| In Old Marine
"Tales of the Sea"By Jim Ticknor
(Reprinted from an undetermined St. Clair County
newspaper, circa. 1964)
The night was dark and moonless, the wind that filled the sails of the scow schooner "St. Joseph" was just barely more than a gentle whisper. The ship, fondly called the "St. Joe," was making her way leisurely across Thunder Bay en route from Cheboygan, Michigan, to Sandusky, Ohio, with a cargo of lumber stored in the hold and piled on deck. It was Monday evening, August 18, 1890, and the five-man crew under the command of Captain Tim Paquette of Marine City, were either asleep or standing watch. At 11:55 p.m. a sudden squall struck the vessel causing all hands to "turn to" in order to secure the ship against the surging wind. Mate Edward Paquette Sr., also of Marine City, was busily engaged on the deck checking cargo and lines when, with a sound like a pistol shot, the throat halyard parted allowing the big boom to swing free. Mate Paquette, unable to avoid the whipping boom, was struck violently and tossed overboard. As suddenly as the squall had arisen, it subsided. After a thorough search of the area in hopes of locating the mate the vessel proceeded under sale towards its destination.
The "St. Joe" a wooden, spoon bowed ship of 150 tons had Marine City as its home port and was the first boat owned by Matt Sicken, prominent pioneer ship owner of our town. At the time of the mishap the vessel was carrying about 300 tons of cargo valued at $3,000, the ship itself had an assessed valuation of $2,500. Not very much by our standards but a great deal of money in those days.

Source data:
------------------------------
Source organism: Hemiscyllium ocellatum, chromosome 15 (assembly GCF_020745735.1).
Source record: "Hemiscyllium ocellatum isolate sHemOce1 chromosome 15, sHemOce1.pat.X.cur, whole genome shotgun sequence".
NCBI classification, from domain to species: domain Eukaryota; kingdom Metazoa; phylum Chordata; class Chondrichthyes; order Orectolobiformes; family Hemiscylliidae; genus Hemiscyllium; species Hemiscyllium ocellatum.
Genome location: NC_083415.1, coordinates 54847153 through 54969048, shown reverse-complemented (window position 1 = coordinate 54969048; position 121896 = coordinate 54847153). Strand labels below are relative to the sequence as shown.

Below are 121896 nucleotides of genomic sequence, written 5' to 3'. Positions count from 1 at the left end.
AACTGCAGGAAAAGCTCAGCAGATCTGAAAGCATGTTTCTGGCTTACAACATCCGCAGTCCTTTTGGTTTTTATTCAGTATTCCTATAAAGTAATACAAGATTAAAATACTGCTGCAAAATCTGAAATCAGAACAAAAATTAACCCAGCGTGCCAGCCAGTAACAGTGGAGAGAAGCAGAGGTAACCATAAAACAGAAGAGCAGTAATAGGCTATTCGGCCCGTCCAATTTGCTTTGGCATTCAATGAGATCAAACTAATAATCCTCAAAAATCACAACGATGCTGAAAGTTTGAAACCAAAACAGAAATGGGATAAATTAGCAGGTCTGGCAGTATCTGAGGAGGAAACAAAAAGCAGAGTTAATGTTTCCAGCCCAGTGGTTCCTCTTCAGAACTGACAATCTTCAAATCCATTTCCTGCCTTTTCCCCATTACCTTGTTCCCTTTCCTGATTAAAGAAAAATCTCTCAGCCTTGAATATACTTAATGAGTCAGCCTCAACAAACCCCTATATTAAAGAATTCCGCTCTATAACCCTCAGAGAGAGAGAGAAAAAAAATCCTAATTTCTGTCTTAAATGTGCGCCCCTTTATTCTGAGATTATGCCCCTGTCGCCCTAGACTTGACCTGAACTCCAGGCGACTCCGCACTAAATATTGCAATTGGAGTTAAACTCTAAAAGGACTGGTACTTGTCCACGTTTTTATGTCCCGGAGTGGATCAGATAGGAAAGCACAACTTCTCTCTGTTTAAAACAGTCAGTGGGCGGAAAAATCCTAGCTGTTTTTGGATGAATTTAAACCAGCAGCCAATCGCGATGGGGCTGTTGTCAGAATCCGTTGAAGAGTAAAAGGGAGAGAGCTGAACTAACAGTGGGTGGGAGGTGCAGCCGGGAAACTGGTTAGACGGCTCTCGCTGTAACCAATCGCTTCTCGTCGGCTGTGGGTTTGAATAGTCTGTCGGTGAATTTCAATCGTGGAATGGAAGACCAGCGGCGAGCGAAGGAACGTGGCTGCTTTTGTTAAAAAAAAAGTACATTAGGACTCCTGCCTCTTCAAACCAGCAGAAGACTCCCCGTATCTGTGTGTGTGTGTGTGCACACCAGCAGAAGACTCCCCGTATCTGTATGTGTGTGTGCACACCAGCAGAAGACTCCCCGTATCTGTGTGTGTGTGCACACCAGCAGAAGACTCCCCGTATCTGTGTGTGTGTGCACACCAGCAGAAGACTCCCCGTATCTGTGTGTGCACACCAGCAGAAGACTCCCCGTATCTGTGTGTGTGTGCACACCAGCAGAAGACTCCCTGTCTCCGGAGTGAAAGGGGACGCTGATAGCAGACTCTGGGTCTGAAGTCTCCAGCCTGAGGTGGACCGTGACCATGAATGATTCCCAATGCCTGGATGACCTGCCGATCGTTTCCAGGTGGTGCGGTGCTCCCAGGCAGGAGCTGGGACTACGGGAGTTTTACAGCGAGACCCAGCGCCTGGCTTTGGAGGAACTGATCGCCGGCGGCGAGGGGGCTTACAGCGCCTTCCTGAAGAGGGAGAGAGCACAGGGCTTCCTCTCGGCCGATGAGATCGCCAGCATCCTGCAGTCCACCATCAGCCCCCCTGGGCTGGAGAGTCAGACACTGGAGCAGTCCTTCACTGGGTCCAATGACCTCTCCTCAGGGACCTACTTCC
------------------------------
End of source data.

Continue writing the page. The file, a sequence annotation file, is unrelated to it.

Other members of the crew besides the captain and mate were Jerry Paquette, 'fore the mast; Paul Marcero, cook; and one member whom we cannot identify. Edward E. Paquette, retired builder of Marine City, is the son of Mate Ed Paquette, who was lost. In case any of our present residents wonder about the Mr. Paquette we mean, it is Edmund (he informed us that Edward is his correct first name). Mr. and Mrs. Edward Paquette will celebrate 56 years of wedded bliss on Dec. 28 this year. Our congratulations are a little early, folks, but we mean them very sincerely.
We have heard oceangoing men call our lakes men "rowboat sailors," well we know of quite a few of these same ocean men who are pretty darn scared when they encounter one of our lakes storms. Guess they can't get used to the big waves hitting the ships so rapidly.
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